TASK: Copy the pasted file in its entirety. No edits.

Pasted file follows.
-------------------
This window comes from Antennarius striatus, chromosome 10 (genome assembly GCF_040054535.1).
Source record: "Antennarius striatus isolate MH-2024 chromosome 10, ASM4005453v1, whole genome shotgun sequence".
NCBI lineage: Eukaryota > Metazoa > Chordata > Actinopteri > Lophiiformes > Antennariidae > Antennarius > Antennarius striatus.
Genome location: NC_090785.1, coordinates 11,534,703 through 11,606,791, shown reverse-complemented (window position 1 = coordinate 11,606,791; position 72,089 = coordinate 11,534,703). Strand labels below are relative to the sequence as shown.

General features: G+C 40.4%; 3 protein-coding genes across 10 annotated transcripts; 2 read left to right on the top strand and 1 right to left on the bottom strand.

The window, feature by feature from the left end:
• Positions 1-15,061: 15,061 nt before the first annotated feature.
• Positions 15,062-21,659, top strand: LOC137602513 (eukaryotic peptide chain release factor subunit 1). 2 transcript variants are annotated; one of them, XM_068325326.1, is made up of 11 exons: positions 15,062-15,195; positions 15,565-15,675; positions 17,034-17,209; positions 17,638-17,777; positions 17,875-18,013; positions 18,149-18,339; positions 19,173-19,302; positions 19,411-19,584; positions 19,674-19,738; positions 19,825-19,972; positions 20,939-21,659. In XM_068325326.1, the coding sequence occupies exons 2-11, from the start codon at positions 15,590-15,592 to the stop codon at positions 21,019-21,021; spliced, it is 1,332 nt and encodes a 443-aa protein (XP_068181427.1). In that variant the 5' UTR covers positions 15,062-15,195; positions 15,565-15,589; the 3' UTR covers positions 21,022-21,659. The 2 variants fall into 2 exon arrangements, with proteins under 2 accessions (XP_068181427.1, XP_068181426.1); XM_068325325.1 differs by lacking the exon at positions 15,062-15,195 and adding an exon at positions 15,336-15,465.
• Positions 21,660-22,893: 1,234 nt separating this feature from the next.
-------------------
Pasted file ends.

This window comes from Antennarius striatus, chromosome 10 (genome assembly GCF_040054535.1).
Source record: "Antennarius striatus isolate MH-2024 chromosome 10, ASM4005453v1, whole genome shotgun sequence".
NCBI lineage: Eukaryota > Metazoa > Chordata > Actinopteri > Lophiiformes > Antennariidae > Antennarius > Antennarius striatus.
Genome location: NC_090785.1, coordinates 11,534,703 through 11,606,791, shown reverse-complemented (window position 1 = coordinate 11,606,791; position 72,089 = coordinate 11,534,703). Strand labels below are relative to the sequence as shown.

General features: G+C 40.4%; 3 protein-coding genes across 10 annotated transcripts; 2 read left to right on the top strand and 1 right to left on the bottom strand.

The window, feature by feature from the left end:
• Positions 1-15,061: 15,061 nt before the first annotated feature.
• Positions 15,062-21,659, top strand: LOC137602513 (eukaryotic peptide chain release factor subunit 1). 2 transcript variants are annotated; one of them, XM_068325326.1, is made up of 11 exons: positions 15,062-15,195; positions 15,565-15,675; positions 17,034-17,209; positions 17,638-17,777; positions 17,875-18,013; positions 18,149-18,339; positions 19,173-19,302; positions 19,411-19,584; positions 19,674-19,738; positions 19,825-19,972; positions 20,939-21,659. In XM_068325326.1, the coding sequence occupies exons 2-11, from the start codon at positions 15,590-15,592 to the stop codon at positions 21,019-21,021; spliced, it is 1,332 nt and encodes a 443-aa protein (XP_068181427.1). In that variant the 5' UTR covers positions 15,062-15,195; positions 15,565-15,589; the 3' UTR covers positions 21,022-21,659. The 2 variants fall into 2 exon arrangements, with proteins under 2 accessions (XP_068181427.1, XP_068181426.1); XM_068325325.1 differs by lacking the exon at positions 15,062-15,195 and adding an exon at positions 15,336-15,465.
• Positions 21,660-22,893: 1,234 nt separating this feature from the next.